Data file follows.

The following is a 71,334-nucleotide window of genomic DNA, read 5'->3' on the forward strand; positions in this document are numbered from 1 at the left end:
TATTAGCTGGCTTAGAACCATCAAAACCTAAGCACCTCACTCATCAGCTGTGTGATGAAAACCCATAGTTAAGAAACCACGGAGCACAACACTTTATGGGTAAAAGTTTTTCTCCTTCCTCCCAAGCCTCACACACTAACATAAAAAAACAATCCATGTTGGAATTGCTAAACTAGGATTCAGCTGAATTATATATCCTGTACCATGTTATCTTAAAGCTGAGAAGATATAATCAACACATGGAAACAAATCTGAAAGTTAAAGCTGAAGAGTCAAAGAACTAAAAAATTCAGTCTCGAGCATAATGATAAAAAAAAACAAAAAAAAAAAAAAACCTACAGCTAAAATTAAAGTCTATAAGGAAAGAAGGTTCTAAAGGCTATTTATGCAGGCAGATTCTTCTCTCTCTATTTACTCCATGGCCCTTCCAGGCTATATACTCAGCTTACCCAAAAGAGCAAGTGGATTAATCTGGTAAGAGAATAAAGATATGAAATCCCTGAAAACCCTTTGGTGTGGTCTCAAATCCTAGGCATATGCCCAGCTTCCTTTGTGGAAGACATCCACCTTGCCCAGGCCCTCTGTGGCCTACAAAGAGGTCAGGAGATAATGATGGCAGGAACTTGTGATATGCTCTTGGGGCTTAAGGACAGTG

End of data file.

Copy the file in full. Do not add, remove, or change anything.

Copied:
The following is a 71,334-nucleotide window of genomic DNA, read 5'->3' on the forward strand; positions in this document are numbered from 1 at the left end:
TATTAGCTGGCTTAGAACCATCAAAACCTAAGCACCTCACTCATCAGCTGTGTGATGAAAACCCATAGTTAAGAAACCACGGAGCACAACACTTTATGGGTAAAAGTTTTTCTCCTTCCTCCCAAGCCTCACACACTAACATAAAAAAACAATCCATGTTGGAATTGCTAAACTAGGATTCAGCTGAATTATATATCCTGTACCATGTTATCTTAAAGCTGAGAAGATATAATCAACACATGGAAACAAATCTGAAAGTTAAAGCTGAAGAGTCAAAGAACTAAAAAATTCAGTCTCGAGCATAATGATAAAAAAAAACAAAAAAAAAAAAAAACCTACAGCTAAAATTAAAGTCTATAAGGAAAGAAGGTTCTAAAGGCTATTTATGCAGGCAGATTCTTCTCTCTCTATTTACTCCATGGCCCTTCCAGGCTATATACTCAGCTTACCCAAAAGAGCAAGTGGATTAATCTGGTAAGAGAATAAAGATATGAAATCCCTGAAAACCCTTTGGTGTGGTCTCAAATCCTAGGCATATGCCCAGCTTCCTTTGTGGAAGACATCCACCTTGCCCAGGCCCTCTGTGGCCTACAAAGAGGTCAGGAGATAATGATGGCAGGAACTTGTGATATGCTCTTGGGGCTTAAGGACAGTG